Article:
Why are the doors locked when a division is held?

Thanks for your question.

During a division – a coulnted vote in the Australian Parliament – , members of parliament move to either side of the Presiding Officer's chair to show how they are voting. Senators and members of the House of Representatives sitting on either side of the President of the Senate's or Speaker of the House of Representatives' chair are counted and the results are recorded.

The doors are locked so there is no confusion during the count caused by senators or members entering or leaving the room. Those who are in the room are counted; those who are locked out are not counted.

A woman and a man stand on either side of the Clerk's table in the Senate. There are people sitting at the central table.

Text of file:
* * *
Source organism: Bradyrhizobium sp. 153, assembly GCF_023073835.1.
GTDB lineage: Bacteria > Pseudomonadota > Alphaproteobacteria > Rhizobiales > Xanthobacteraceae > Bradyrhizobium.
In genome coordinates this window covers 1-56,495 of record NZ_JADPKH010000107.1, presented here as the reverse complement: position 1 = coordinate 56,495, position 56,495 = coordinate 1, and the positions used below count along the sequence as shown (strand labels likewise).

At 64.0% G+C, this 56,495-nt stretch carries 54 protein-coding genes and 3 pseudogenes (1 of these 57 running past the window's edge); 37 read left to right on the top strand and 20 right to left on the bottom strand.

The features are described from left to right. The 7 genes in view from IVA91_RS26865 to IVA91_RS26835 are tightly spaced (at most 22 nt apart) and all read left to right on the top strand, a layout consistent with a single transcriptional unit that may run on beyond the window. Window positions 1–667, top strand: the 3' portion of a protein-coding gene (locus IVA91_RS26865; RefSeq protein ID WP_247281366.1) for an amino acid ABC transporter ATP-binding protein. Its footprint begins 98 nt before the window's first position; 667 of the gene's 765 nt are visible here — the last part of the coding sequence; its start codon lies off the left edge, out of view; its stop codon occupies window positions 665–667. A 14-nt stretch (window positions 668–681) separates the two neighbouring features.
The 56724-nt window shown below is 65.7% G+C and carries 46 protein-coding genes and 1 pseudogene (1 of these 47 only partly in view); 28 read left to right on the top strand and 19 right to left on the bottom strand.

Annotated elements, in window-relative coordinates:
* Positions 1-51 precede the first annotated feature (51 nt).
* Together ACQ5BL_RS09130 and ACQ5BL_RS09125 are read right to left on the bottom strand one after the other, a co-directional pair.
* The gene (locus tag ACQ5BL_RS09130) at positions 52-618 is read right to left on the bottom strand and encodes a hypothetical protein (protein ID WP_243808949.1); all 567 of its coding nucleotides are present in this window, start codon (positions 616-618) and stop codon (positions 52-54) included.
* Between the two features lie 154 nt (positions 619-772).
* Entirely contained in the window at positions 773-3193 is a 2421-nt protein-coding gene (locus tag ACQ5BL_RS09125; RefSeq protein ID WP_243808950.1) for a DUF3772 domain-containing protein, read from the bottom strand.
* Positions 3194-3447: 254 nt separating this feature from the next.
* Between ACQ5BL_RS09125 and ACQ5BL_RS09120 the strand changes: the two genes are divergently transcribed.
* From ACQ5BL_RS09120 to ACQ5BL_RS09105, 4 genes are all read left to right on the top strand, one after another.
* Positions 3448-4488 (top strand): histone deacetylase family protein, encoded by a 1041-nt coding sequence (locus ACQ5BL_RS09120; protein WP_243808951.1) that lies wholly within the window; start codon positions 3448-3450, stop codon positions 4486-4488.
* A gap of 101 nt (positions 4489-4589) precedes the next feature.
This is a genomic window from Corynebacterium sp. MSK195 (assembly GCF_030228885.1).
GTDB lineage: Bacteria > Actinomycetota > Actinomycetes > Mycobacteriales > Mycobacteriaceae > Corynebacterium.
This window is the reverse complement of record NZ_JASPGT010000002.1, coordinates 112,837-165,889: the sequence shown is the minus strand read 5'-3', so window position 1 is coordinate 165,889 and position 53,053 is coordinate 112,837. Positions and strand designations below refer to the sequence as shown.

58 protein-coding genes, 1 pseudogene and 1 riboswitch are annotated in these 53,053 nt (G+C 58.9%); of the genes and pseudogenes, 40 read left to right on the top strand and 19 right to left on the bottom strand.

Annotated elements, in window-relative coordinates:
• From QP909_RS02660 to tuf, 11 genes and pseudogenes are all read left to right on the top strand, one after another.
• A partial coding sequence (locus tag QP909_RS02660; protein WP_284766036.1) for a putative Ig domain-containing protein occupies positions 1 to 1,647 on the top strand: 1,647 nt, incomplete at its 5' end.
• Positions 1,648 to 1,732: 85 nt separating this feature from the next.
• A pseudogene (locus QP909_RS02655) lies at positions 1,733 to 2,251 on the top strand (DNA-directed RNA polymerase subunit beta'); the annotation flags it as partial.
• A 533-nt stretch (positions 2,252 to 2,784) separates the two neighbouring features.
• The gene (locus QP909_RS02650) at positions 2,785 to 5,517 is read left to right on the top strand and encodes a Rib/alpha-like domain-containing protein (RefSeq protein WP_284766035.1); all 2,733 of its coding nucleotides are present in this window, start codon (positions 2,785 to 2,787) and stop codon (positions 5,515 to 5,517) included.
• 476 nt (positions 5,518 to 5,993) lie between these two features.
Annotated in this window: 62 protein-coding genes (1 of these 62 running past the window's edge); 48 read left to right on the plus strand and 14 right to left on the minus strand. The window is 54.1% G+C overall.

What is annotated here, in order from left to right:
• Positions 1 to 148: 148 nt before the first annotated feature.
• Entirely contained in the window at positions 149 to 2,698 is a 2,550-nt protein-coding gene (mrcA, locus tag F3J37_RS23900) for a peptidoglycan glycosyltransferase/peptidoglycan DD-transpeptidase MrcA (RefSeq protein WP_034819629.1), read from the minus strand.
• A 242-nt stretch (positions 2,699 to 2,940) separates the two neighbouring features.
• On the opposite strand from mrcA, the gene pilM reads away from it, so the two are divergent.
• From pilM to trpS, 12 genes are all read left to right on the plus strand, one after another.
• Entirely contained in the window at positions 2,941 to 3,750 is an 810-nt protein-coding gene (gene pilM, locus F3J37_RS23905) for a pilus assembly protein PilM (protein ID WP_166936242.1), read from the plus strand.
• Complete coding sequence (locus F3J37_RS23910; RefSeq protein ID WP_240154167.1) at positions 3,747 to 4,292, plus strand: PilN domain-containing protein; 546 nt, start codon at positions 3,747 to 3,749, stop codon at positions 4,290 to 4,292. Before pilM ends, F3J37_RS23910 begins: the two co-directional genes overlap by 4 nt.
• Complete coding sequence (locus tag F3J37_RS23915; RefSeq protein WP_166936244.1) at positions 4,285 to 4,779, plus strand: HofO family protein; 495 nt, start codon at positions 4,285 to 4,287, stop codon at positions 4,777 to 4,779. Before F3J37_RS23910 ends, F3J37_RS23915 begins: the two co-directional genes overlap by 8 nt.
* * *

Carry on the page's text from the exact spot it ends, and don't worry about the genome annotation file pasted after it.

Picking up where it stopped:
Party whips counting the votes in a division in the Senate.

DPS Auspic

Party whips counting the votes in a division in the Senate.

A woman and a man stand on either side of the Clerk's table in the Senate. There are people sitting at the central table.

DPS Auspic

Description

A woman and a man stand on either side of the Clerk's table in the Senate. There are people sitting at the central table.